I dearly would have loved to have seen the man debate live as he so often and passionately did usually with great success. His utter despise of religion and venomous tongue in denouncing it and all it made him to me a modern day messiah as it were – Christians talk of Jesus being the saviour yet I truly believe this man, though I am sure of his probable hatred of the terminology I use, was I think in this day and age a messiah from the nonsensical, supernatural hogwash which seems to govern so many peoples – many of whom seek office to govern our lives. His writing, his television appearances and his activism all live on thanks to the internet and modern media and whilst my life might be a little bit emptier having not come across this great man during his existance, I am sure he has inspired many – myself absolutely included – to spread the word of Atheism, reason and just the ideals of questioning everything.
Hitch, you were a great man and very much missed – but I will celebrate you today, not mourn -this life as you so well and so often said, is the only one we have. Cheers!
And in case you really want to know just what we are all missing today, here is 15 minutes of the great man doing what he did best – enjoy!
Being a father is absolutely life changing in so many ways – I’ve had to become incredibly responsible very quickly and this is something that I must remain for as long as I live (quite an undertaking as many who know me will vouch). I’ve had to do a lot of soul searching not just about how I should bring him up but also about myself and how I must appear to him – after all I am responsible for moulding this little chap into what I hope will be a respected and respectful human being. There are traits of myself I want him to have and others I do not – we after all are not perfect yet we strive to make our children as perfect as they can be.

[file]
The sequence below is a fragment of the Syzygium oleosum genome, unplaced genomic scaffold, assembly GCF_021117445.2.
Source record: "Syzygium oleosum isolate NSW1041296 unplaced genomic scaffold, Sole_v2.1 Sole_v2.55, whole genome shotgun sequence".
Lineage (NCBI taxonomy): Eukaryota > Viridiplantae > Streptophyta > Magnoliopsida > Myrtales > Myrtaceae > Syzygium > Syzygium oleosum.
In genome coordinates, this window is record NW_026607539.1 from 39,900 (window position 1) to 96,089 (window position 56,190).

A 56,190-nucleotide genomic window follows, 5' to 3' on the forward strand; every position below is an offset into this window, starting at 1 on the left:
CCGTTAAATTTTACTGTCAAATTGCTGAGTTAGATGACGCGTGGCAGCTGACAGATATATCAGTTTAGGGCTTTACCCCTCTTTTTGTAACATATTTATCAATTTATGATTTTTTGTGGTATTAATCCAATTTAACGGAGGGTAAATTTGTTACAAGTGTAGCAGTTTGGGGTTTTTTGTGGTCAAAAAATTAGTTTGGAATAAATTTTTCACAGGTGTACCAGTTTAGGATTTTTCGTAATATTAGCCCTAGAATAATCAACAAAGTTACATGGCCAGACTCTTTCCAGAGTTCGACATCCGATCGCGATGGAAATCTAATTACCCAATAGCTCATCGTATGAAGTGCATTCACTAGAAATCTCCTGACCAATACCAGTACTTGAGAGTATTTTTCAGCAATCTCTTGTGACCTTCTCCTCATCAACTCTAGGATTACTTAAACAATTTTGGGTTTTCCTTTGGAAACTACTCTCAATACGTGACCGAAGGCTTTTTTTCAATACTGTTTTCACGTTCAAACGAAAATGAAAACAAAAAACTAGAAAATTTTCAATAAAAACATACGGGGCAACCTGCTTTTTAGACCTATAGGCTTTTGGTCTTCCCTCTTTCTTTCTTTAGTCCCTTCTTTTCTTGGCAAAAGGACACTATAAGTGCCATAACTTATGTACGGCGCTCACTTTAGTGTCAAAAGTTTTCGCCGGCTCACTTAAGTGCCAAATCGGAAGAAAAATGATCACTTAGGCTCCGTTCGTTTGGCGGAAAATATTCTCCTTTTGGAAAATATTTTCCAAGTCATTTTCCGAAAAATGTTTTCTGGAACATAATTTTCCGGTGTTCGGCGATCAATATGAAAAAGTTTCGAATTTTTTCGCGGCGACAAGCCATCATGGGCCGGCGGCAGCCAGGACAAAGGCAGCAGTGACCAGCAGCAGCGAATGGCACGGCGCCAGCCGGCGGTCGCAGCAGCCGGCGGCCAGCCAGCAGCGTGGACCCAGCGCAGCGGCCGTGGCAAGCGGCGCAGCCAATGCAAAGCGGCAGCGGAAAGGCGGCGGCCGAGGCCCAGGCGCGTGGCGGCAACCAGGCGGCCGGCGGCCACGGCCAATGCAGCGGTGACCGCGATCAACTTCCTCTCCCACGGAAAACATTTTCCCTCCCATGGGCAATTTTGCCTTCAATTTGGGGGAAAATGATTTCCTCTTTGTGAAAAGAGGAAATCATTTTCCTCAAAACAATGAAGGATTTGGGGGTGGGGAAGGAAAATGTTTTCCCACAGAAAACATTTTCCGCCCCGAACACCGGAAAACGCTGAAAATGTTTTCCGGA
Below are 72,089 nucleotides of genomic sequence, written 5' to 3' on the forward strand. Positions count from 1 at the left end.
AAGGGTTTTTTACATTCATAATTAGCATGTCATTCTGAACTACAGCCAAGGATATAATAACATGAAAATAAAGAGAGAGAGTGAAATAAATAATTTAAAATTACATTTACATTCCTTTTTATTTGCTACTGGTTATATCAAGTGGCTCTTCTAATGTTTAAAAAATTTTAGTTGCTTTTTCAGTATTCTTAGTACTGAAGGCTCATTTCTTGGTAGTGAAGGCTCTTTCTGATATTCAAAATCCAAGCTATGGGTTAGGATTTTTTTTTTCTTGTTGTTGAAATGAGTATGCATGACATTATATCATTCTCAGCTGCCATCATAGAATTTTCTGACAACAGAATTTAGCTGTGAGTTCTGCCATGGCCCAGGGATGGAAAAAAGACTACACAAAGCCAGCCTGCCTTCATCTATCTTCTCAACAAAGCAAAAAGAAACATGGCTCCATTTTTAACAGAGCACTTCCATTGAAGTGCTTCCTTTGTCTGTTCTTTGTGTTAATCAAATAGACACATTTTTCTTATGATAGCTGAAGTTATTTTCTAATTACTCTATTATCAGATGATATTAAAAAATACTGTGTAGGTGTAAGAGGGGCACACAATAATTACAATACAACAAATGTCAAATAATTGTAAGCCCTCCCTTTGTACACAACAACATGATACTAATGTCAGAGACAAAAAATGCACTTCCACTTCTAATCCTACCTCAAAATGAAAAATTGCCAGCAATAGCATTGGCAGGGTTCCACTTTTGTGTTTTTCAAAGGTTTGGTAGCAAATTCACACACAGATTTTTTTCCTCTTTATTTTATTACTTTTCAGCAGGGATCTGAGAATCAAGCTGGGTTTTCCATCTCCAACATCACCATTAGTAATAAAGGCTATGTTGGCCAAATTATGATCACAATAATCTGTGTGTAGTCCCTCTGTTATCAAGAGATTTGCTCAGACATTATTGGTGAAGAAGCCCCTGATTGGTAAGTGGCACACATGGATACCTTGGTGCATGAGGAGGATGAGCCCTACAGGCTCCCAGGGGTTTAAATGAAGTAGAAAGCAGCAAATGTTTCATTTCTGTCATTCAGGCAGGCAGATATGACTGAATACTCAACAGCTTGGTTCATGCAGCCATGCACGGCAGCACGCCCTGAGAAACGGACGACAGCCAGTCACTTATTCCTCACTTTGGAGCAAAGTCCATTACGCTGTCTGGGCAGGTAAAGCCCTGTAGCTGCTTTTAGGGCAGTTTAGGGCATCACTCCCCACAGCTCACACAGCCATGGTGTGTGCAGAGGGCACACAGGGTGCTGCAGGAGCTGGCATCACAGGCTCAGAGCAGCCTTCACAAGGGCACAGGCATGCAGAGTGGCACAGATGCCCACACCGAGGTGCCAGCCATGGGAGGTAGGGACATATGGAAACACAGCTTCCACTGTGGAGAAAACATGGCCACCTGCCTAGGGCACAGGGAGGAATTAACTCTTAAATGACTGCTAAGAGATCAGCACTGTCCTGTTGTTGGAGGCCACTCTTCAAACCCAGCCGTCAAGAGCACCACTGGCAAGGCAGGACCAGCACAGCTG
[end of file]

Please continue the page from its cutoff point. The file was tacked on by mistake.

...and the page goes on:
I realize that as he grows he will have a plethora of questions and I imagine one day he will ask me about ‘god’ – I will of course be ensuring he gets a completely secular education but no doubt he will hear it from others – perhaps his mother who retains a sense of spirituality – but I will not as an atheist be inflicting any dogma on him of course and will fight to protect him from religious influence. As a child it would be callous to shield him from Christmas and Easter and the consumerist delights they bring (I’m already formulating these as celebrations for family, perhaps the coming of spring and so on) – but also simply as I do not want him ostracized from his peers in the playground – I’m fairly sure some atheists still do presents for each other at this time of year, especially for their kids for this very reason.